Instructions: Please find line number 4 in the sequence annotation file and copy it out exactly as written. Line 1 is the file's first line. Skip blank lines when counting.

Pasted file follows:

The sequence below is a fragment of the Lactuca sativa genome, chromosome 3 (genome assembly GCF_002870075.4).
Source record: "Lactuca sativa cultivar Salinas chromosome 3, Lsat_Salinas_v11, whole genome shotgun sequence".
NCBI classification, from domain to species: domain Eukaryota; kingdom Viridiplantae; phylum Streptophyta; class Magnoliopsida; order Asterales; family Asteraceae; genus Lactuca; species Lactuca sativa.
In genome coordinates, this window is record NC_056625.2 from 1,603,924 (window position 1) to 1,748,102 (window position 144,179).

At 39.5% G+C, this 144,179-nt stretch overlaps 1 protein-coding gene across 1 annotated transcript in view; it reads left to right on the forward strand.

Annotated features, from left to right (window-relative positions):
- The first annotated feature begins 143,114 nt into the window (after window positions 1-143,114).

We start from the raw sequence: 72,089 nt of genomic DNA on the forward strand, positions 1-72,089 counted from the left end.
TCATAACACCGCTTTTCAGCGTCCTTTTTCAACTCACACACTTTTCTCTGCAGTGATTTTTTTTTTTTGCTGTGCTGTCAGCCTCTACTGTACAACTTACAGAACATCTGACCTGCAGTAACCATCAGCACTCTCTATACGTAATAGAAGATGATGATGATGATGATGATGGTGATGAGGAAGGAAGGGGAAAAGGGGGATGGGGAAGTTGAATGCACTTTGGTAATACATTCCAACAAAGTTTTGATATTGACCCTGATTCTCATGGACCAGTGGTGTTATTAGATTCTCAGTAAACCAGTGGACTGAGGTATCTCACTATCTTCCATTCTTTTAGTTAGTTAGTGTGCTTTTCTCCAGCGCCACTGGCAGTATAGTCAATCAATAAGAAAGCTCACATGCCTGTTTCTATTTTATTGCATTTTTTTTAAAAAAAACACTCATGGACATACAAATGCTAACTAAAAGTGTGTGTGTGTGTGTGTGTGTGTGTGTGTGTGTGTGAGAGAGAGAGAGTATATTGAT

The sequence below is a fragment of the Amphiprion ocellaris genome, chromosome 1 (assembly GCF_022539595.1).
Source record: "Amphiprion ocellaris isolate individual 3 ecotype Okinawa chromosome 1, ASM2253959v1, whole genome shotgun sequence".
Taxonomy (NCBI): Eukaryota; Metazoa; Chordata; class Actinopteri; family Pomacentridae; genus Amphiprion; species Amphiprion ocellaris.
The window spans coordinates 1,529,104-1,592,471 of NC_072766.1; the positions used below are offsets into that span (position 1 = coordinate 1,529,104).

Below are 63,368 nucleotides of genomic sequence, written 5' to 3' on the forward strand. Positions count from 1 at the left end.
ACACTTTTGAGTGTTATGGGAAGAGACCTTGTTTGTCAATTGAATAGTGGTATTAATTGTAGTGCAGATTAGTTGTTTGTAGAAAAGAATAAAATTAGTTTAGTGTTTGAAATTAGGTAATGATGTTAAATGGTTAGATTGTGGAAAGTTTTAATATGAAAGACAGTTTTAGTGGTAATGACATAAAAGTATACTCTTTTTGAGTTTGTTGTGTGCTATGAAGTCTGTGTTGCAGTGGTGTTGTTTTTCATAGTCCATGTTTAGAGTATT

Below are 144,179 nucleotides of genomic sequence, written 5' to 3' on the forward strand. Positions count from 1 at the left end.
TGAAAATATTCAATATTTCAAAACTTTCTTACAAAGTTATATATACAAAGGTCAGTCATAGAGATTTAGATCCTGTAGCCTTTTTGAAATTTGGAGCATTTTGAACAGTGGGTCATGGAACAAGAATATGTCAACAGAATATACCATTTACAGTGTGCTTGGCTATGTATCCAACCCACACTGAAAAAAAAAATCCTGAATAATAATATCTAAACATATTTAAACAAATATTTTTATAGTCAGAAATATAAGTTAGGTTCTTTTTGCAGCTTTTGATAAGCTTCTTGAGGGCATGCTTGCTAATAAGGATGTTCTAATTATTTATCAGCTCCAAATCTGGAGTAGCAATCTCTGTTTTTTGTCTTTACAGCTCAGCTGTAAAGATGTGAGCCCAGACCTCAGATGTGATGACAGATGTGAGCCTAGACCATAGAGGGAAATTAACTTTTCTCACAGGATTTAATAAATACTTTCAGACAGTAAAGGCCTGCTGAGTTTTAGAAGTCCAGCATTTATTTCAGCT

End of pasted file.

In genome coordinates, this window is record NC_056625.2 from 1,603,924 (window position 1) to 1,748,102 (window position 144,179).